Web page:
top of page

Tracing Memory & Cosmos in El Rey of Gold Teeth

By mónica teresa ortiz


Memory work isn’t an easy practice. Swimming through time, history, family, and trauma can be exhausting and complicated. Some poets don’t know how to swim. Some sink in diasporic tropes. Combined with imperial borders, the mighty myths of Texas, and the city's urban sprawl, a poet reconstructing lineage, movement, and politics in a hostile U.S. landscape isn’t a simple task. Reyes Ramirez's debut book of poems, El Rey of Gold Teeth, doesn’t promise us gold, but instead maps out poems of wonder that are critical of “the starry pupil of a panopticon” while simultaneously writing “A Gospel of a New America, where “your salt will not nourish the earth.”

Ramirez, who is of Mexican and Salvadoran descent and a Houstonian, deftly assembles a collection of poems devoid of the I, but the voice of the poems never suffers or struggles because of it. Instead, the book takes us on a journey of reflection, memory, connection, and family. There are poems that take us to familiar places, such as La Pulga (a flea market), but imbue them with imagery and craft that allow for a new visual experience that is also grounded in emotion, from “the fake sapphire/in this iron knife’s/brass handle” to “legally, i can’t sell/you these fireworks/but i’m American/here’s ten.”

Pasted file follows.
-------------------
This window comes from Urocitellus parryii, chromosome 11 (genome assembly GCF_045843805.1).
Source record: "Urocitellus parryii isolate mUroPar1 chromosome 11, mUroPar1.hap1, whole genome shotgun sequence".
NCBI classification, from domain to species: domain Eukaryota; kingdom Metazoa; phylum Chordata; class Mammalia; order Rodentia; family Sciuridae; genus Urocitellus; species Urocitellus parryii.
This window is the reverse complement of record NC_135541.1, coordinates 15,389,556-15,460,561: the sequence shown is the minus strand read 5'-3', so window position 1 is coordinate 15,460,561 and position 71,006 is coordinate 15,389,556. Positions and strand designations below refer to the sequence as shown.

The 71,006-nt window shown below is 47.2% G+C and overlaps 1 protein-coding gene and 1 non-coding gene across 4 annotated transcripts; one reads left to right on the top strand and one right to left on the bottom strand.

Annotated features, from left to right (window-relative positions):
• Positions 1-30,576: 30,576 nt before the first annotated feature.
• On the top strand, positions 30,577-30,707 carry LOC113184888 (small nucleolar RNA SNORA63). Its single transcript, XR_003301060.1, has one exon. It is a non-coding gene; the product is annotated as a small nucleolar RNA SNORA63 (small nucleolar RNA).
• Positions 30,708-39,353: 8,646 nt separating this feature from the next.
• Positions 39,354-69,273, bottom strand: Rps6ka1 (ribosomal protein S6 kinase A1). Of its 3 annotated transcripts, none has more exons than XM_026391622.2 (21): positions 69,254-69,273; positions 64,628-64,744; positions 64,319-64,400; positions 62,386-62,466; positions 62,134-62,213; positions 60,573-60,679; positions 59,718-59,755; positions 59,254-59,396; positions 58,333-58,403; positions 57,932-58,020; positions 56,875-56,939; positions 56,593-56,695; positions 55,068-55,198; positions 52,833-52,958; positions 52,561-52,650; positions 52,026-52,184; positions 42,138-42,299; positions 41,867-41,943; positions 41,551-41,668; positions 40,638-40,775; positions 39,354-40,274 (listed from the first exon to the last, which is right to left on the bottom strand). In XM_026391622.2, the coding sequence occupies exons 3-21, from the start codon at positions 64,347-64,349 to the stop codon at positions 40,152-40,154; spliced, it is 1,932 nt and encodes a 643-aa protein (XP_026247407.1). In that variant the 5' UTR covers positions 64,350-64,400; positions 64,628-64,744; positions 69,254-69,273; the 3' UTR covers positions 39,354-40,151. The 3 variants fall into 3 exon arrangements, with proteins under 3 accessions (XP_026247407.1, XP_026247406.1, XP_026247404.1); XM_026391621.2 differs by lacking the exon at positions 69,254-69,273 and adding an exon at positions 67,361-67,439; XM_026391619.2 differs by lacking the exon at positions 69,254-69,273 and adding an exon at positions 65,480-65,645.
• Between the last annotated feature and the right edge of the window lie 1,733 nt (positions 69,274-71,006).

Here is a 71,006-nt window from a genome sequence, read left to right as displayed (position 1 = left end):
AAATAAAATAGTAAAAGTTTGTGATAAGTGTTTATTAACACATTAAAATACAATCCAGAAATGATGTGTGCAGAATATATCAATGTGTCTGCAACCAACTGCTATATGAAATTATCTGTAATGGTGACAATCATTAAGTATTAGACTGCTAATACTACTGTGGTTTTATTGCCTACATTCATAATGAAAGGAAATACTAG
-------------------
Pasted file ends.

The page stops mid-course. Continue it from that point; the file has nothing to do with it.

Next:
Drifting between space and time, sometimes sitting in Houston traffic, Ramirez strikes a balance between family hagiographies and a “universe of joy within/a city of waiting within/a state of waiting.” The writing shines “within a nation of violence/within a continent of theft/within this last world” and allows the poems to breathe spatially on the page, allowing the reader to float from stanza to stanza, without feeling lost or overwhelmed. The poems are at their best when Ramirez finds a rhythm of image and action, allowing the language to bounce and move naturally, such as in “Asthma Attack” where “every inhale/scorched with oil/every exhale/gunked up/bayou water at/the curve of/my windpipe.” He reveals the strong connections between the interior and exterior, between the body and its environment, and trusts his linguistic lineage to guide the poems forward, taking readers with him into the deeper waters of the Gulf Coast. And we go with him, whether we know how to swim or not.

Many of us know tragedy in our families. We carry trauma in our shadows. But Ramirez never exploits the stories of alcoholism, accidents, or abuse. His poems witness the after-effects and attempt to sort out the impacts of generations of violence. El Rey of Gold Teeth is a heavy book, but Reyes’ poems never place that weight on the reader. Instead, there are four distinct suites of poems, interweaving el cosmos to the body to the city to el mar. He plays with imagination and opens up the landscapes of Texas poetry, intermingling the personal, cultural, and political into elegant verses in Spanish and English and engaging themes of violence, injustice, and identity as much as they do with place, history, and architecture.